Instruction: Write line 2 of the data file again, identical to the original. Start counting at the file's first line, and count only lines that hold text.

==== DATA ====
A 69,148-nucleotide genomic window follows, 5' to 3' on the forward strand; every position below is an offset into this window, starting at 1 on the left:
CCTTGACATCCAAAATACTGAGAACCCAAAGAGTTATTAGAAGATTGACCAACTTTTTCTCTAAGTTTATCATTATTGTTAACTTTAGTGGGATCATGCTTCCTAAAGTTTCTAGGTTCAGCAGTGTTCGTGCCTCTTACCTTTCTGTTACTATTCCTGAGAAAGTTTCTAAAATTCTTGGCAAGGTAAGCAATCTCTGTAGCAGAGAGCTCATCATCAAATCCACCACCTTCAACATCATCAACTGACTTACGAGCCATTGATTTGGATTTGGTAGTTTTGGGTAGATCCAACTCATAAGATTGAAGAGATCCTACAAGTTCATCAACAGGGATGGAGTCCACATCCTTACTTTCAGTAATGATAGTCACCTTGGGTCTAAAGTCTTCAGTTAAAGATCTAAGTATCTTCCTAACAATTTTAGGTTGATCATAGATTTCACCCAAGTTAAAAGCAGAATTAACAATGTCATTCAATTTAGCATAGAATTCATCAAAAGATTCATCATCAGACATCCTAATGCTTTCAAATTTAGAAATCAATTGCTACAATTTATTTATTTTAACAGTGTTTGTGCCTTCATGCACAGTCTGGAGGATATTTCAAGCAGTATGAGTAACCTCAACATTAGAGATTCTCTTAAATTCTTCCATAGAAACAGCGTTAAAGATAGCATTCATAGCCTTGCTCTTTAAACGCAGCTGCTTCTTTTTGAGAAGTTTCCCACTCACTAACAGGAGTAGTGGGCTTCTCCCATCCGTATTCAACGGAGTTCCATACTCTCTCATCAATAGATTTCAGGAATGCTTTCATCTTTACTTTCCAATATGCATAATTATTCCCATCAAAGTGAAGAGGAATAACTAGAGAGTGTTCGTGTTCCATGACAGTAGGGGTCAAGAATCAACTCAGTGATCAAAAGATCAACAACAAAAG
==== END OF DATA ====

CCTTGACATCCAAAATACTGAGAACCCAAAGAGTTATTAGAAGATTGACCAACTTTTTCTCTAAGTTTATCATTATTGTTAACTTTAGTGGGATCATGCTTCCTAAAGTTTCTAGGTTCAGCAGTGTTCGTGCCTCTTACCTTTCTGTTACTATTCCTGAGAAAGTTTCTAAAATTCTTGGCAAGGTAAGCAATCTCTGTAGCAGAGAGCTCATCATCAAATCCACCACCTTCAACATCATCAACTGACTTACGAGCCATTGATTTGGATTTGGTAGTTTTGGGTAGATCCAACTCATAAGATTGAAGAGATCCTACAAGTTCATCAACAGGGATGGAGTCCACATCCTTACTTTCAGTAATGATAGTCACCTTGGGTCTAAAGTCTTCAGTTAAAGATCTAAGTATCTTCCTAACAATTTTAGGTTGATCATAGATTTCACCCAAGTTAAAAGCAGAATTAACAATGTCATTCAATTTAGCATAGAATTCATCAAAAGATTCATCATCAGACATCCTAATGCTTTCAAATTTAGAAATCAATTGCTACAATTTATTTATTTTAACAGTGTTTGTGCCTTCATGCACAGTCTGGAGGATATTTCAAGCAGTATGAGTAACCTCAACATTAGAGATTCTCTTAAATTCTTCCATAGAAACAGCGTTAAAGATAGCATTCATAGCCTTGCTCTTTAAACGCAGCTGCTTCTTTTTGAGAAGTTTCCCACTCACTAACAGGAGTAGTGGGCTTCTCCCATCCGTATTCAACGGAGTTCCATACTCTCTCATCAATAGATTTCAGGAATGCTTTCATCTTTACTTTCCAATATGCATAATTATTCCCATCAAAGTGAAGAGGAATAACTAGAGAGTGTTCGTGTTCCATGACAGTAGGGGTCAAGAATCAACTCAGTGATCAAAAGATCAACAACAAAAG